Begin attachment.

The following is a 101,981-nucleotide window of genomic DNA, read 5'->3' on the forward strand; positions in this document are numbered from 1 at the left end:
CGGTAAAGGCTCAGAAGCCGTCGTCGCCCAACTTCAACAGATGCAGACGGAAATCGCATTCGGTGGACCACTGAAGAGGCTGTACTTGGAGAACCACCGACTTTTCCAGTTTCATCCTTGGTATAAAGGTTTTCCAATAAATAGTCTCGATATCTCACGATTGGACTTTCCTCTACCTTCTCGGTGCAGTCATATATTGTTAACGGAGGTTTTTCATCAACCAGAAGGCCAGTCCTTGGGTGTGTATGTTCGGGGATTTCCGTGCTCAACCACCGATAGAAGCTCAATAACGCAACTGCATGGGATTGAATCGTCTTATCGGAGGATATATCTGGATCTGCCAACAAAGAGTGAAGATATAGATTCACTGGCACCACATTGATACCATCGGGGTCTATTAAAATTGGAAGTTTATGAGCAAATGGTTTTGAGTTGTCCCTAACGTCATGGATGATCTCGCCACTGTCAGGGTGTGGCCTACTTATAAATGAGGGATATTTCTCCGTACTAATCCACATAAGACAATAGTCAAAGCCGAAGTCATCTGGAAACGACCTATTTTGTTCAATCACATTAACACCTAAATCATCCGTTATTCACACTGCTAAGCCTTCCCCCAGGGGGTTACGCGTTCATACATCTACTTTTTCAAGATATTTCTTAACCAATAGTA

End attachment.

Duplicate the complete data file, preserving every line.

The following is a 101,981-nucleotide window of genomic DNA, read 5'->3' on the forward strand; positions in this document are numbered from 1 at the left end:
CGGTAAAGGCTCAGAAGCCGTCGTCGCCCAACTTCAACAGATGCAGACGGAAATCGCATTCGGTGGACCACTGAAGAGGCTGTACTTGGAGAACCACCGACTTTTCCAGTTTCATCCTTGGTATAAAGGTTTTCCAATAAATAGTCTCGATATCTCACGATTGGACTTTCCTCTACCTTCTCGGTGCAGTCATATATTGTTAACGGAGGTTTTTCATCAACCAGAAGGCCAGTCCTTGGGTGTGTATGTTCGGGGATTTCCGTGCTCAACCACCGATAGAAGCTCAATAACGCAACTGCATGGGATTGAATCGTCTTATCGGAGGATATATCTGGATCTGCCAACAAAGAGTGAAGATATAGATTCACTGGCACCACATTGATACCATCGGGGTCTATTAAAATTGGAAGTTTATGAGCAAATGGTTTTGAGTTGTCCCTAACGTCATGGATGATCTCGCCACTGTCAGGGTGTGGCCTACTTATAAATGAGGGATATTTCTCCGTACTAATCCACATAAGACAATAGTCAAAGCCGAAGTCATCTGGAAACGACCTATTTTGTTCAATCACATTAACACCTAAATCATCCGTTATTCACACTGCTAAGCCTTCCCCCAGGGGGTTACGCGTTCATACATCTACTTTTTCAAGATATTTCTTAACCAATAGTA